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WITH HELP ON THE WAY, DISINTEGRATING REDS AREN'T DUNN

Certainly the New York Mets and Texas Rangers are near the top of everybody's lists for the season's biggest disappointments. Same for the Chicago White Sox and Oakland A's, who are making desperate charges from horrendous starts to try to dispel the notion that they were one-year wonders.

But where's the game's biggest circus? Cincinnati. And just think: Marge Schott isn't around to blame. Baseball's oldest franchise might challenge its 1982 version for the worst record in its century-plus history (61-101).

What the Reds have endured this season is downright comical. Add a 9-26 home record to all the sideshows and fans at Cinergy Field have been surly most of the season.

Players openly snipe at General Manager Jim Bowden. The team doctor and Bowden had a public blowout this month after Bowden said Ken Griffey Jr.'s spring training hamstring injury was misdiagnosed. Bowden then backtracked from those comments. Another low point came this week when coaches Tim Foli and Ron Oester got into a fight in the coaches office while arguing over whose strategy was working the best.

Oester, the former Cincinnati infielder, remains bitter that he's not the team's manager. He felt the Reds were negotiating with him to replace Jack McKeon last winter when they suddenly turned and hired Bob Boone.

Things got even dicier when longtime broadcaster Joe Nuxhall ripped longtime shortstop Barry Larkin on the air last Saturday night in Houston after Astros infielder Julio Lugo beat out an infield grounder to Larkin.

"I hate to say it. Barry is losing it, folks," Nuxhall told listeners. "It hurts to say that, but Barry Larkin makes that play anytime. Not anymore."

Larkin, battling a strained groin all year, wasn't amused.

"The gist of it, and you can write it, is I don't give a bleep what people say," Larkin told the Cincinnati Enquirer. "I'm doing what I can."

Pokey Reese and Dmitri Young both appear to be on the trading block. When pitcher Rob Bell was dealt last week, Young said he was the "luckiest man in the clubhouse" for getting out of town.

Two years ago, the Reds won 96 games and were a one-game playoff loss to the Mets away from making the postseason. But their deep bench has been traded away and injuries to Griffey and several pitchers ruined their season.

The Reds have been banking on their 2003 move to a new stadium, to be known as Great American Ball Park, as a panacea for their ills. They'd like to lock up first baseman Sean Casey to a long-term deal but negotiations have not been going well.

At least there's hope on the farm. Buffalo fans who watched the Herd's series against Louisville had to be impressed with 21-year-old RiverBats outfielder Adam Dunn, by far the best young prospect in the International League. Through Thursday, Dunn was batting .344 with 16 homers and 44 RBIs in 36 Triple-A games.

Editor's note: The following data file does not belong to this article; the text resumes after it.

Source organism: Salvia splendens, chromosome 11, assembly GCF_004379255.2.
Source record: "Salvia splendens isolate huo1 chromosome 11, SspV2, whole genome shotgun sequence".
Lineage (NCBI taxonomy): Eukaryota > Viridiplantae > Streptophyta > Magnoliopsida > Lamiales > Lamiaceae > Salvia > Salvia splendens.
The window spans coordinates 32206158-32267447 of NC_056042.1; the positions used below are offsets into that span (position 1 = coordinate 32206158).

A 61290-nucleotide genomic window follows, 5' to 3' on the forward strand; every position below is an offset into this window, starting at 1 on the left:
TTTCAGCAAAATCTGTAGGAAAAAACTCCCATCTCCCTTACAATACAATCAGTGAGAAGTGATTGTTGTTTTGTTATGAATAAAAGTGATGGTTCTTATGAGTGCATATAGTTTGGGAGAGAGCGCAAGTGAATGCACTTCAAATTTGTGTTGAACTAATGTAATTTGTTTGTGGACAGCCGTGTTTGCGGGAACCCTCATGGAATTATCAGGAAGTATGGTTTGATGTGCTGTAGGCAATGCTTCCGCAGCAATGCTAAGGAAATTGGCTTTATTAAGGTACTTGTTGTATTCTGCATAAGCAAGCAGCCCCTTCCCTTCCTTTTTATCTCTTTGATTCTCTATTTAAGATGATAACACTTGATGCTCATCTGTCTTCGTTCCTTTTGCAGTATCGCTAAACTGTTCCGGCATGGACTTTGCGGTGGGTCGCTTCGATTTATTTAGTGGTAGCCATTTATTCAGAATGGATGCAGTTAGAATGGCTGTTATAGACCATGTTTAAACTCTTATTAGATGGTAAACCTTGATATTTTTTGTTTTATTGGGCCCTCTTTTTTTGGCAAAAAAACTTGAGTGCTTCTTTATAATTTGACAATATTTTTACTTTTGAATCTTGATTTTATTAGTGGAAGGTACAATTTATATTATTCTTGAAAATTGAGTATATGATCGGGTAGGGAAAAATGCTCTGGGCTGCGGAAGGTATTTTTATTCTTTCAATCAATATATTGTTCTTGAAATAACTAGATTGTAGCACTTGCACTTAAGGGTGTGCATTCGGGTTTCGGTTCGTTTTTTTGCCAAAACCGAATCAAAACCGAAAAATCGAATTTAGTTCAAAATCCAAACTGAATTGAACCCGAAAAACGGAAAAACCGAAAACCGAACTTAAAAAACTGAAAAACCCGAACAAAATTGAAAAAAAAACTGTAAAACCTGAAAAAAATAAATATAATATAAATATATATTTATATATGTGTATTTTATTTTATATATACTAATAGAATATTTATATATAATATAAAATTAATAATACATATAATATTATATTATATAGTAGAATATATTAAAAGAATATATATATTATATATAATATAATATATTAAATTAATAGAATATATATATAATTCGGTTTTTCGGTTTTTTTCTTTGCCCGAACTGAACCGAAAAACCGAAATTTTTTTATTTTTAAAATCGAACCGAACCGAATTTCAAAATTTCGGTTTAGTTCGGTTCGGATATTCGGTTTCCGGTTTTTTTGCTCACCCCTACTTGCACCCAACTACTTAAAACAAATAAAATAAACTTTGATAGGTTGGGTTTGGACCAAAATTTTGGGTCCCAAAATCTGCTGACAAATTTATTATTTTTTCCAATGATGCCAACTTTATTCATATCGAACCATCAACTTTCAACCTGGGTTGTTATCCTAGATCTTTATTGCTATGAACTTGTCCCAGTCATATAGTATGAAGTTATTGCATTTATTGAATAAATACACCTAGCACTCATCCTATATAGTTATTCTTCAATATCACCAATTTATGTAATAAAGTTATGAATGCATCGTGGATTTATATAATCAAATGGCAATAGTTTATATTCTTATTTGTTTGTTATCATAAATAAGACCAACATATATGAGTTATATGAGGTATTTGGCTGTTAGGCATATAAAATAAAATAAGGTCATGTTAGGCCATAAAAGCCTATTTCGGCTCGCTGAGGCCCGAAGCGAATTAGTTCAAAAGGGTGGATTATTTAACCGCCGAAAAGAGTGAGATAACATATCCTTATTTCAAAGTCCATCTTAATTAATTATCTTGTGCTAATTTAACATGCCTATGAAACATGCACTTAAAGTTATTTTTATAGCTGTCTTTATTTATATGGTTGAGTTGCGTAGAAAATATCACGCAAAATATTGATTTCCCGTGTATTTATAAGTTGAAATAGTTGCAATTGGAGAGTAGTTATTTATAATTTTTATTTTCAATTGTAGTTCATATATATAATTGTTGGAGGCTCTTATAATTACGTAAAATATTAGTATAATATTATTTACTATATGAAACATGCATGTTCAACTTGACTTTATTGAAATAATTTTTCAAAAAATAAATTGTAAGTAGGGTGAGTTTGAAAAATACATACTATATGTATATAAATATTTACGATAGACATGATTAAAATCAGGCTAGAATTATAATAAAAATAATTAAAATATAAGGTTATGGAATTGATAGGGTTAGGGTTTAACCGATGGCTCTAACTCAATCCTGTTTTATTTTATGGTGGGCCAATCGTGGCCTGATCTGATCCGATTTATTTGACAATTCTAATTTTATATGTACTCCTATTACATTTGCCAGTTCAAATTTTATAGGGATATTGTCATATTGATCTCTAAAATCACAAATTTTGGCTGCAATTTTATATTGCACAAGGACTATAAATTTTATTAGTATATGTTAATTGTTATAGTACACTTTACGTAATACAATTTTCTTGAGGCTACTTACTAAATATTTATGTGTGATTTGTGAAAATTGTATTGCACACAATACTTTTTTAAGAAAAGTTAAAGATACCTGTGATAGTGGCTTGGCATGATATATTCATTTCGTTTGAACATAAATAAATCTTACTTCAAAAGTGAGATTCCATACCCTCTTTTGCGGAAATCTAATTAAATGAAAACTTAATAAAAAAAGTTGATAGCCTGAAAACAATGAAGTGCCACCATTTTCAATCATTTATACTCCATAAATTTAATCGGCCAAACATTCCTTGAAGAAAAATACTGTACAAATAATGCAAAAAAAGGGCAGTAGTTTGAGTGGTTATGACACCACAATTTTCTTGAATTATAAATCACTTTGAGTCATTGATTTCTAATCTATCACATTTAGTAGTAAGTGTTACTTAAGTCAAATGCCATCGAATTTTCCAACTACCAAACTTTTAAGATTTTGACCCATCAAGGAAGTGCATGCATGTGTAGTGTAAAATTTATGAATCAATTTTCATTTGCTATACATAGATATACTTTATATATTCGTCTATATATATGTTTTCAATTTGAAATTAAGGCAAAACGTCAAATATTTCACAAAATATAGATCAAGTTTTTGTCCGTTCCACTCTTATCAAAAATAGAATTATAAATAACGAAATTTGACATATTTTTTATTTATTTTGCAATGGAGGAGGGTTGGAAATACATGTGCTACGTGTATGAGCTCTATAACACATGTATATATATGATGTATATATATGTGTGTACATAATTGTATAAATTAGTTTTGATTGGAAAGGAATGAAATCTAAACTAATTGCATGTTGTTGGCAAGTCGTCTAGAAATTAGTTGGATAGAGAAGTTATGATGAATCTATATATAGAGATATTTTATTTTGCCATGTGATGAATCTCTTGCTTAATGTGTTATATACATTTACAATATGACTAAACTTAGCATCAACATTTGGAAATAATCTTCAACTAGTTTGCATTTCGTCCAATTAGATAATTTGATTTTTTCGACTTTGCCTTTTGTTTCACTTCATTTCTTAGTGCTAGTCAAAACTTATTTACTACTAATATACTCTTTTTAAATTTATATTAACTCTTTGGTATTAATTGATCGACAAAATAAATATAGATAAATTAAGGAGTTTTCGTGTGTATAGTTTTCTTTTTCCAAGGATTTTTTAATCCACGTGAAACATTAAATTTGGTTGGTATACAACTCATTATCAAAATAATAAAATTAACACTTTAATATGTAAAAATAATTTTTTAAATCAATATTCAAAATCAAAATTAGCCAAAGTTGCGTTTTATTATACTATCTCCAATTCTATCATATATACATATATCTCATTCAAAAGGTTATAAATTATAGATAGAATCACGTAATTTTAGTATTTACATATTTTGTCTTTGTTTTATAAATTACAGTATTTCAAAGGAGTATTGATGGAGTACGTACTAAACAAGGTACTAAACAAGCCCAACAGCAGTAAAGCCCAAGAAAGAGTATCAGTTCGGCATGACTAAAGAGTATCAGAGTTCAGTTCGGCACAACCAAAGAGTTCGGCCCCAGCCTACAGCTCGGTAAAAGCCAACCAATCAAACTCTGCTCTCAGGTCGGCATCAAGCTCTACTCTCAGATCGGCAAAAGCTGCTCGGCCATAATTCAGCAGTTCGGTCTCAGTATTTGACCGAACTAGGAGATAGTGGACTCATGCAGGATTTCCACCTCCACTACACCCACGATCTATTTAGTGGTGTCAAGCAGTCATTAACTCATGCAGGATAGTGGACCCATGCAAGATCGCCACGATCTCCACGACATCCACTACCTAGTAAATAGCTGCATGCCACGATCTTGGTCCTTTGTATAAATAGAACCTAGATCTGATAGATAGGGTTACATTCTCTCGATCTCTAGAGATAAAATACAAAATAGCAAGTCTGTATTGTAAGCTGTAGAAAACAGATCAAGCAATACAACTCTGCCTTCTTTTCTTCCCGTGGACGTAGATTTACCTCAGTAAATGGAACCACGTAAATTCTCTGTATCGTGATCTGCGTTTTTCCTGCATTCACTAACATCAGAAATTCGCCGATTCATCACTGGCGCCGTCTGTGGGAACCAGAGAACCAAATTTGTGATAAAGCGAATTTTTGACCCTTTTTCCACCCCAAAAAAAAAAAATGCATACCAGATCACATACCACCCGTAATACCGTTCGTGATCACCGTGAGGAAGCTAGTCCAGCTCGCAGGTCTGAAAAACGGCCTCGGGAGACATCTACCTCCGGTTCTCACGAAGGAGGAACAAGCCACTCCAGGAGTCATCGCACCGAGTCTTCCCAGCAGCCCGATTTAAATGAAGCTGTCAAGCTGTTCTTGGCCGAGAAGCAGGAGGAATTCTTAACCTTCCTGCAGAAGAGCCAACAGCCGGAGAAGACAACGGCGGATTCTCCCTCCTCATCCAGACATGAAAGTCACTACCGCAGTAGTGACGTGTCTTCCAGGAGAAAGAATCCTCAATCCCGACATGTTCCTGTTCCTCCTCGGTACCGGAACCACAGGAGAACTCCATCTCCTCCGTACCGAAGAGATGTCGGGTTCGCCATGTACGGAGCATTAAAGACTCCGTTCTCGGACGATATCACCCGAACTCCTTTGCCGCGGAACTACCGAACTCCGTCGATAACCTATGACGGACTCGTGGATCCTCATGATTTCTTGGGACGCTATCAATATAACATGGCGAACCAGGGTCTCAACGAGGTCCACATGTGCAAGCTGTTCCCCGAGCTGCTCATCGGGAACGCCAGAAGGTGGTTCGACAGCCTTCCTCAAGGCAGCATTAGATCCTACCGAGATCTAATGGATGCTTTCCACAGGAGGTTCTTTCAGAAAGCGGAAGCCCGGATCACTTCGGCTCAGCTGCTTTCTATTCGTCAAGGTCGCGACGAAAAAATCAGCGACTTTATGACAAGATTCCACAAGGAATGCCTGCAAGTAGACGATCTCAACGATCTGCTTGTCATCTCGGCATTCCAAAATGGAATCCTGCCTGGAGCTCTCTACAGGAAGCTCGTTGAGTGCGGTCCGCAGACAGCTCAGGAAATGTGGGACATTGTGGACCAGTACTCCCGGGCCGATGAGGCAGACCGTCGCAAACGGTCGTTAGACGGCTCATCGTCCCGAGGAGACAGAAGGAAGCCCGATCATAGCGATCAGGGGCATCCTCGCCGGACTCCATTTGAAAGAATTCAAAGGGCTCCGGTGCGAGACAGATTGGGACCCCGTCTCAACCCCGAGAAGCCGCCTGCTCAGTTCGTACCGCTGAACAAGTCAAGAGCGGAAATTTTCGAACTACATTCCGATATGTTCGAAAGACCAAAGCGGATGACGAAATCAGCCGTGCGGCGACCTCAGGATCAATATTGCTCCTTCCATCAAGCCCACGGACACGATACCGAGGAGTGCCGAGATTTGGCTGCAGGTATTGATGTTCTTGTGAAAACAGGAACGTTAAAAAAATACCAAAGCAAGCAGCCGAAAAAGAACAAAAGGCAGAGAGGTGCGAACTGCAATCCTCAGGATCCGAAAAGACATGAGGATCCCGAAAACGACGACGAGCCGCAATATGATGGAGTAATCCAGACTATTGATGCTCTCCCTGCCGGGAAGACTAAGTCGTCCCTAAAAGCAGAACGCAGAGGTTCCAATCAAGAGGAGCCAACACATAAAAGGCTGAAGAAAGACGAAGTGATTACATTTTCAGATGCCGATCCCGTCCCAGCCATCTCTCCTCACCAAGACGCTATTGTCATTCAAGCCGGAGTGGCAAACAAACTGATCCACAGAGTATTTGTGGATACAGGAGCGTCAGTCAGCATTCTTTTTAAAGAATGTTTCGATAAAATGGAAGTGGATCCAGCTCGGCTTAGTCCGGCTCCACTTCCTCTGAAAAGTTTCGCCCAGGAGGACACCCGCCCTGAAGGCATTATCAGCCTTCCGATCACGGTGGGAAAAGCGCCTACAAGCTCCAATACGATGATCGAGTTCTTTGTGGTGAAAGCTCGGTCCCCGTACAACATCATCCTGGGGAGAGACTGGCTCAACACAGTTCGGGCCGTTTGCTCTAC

A couple of weeks ago, Bowden said he was close to calling up the 6-foot-6 Dunn, a former University of Texas quarterback who had not been above Class A ball until this year. He's since backed off that stance, but the prospect is likely to see Cincinnati this summer. That's long before his ETA aside Griffey in left field in 2003.

"I've played with good hitters and managed a lot of good hitters but you just look at the numbers and go, 'Wow,' " said Louisville manager Dave Miley. "We're still in June. It's to the point where you run out of adjectives when you see a guy like this on a daily basis. He believes in himself. He's hitting left-handers, right-handers, young Triple-A pitchers, big-league pitchers down in Triple-A, everybody."

Dunn and several other prospects at Louisville and Double-A Chattanooga give the Reds hope for the future. Hope that the opening of their new ballpark won't be the on-field bust it's been for the Tigers and Pirates.

But while the future may be brighter, it's the dark present the Reds and their fans must endure.

"When you go through a tough stretch like we did during the month of May (6-22) and the first weeks of June, that's tough to take, especially when you have a lot of pride," John Allen, the Reds' chief operating officer, told the Enquirer. "You don't like to see some of the frustrations that come out, but, by the same token, it shows that they care."

Herd it through the grapevine

Don't figure on seeing Deion Sanders come to Buffalo with the Syracuse SkyChiefs. Syracuse doesn't hit town until a four-game series Aug. 2-5. By then, Sanders will likely have given up on baseball and reported to some NFL training camp. . . . Long-time observers were stunned by the crispness of the Bisons' 11-7, 12-inning loss to Louisville on Sunday, a game that took just 2 hours, 57 minutes to complete. In fact, had Buffalo held its 7-6 lead in the ninth, the game would have been completed in under two hours. Thumbs up to quick-working pitchers and hitters, as well as umpires with fair strike zones. There's something to be said for umpires with fair strike zones. . . . The Bisons' ticket sales are quickly improving on weekends (11,181 sold over the last six dates on Friday, Saturday or Sunday). But the team is taking a hit on Thursday because of the huge crowds drawn to the concerts at Lafayette Square. Average for the last two Wednesday business person's specials: 8,336. Average for the two Thursdays immediately after them: 6,603. . . . Sean McNally was second on the Bisons in home runs and RBIs but was sent to Double-A Akron on June 9 because he was leading the IL with 71 strikeouts. Two days later, the Cleveland Indians gave up on McNally, trading him to Arizona for a player to be named later. He's batting .260 with no homers at Triple-A Tucson.

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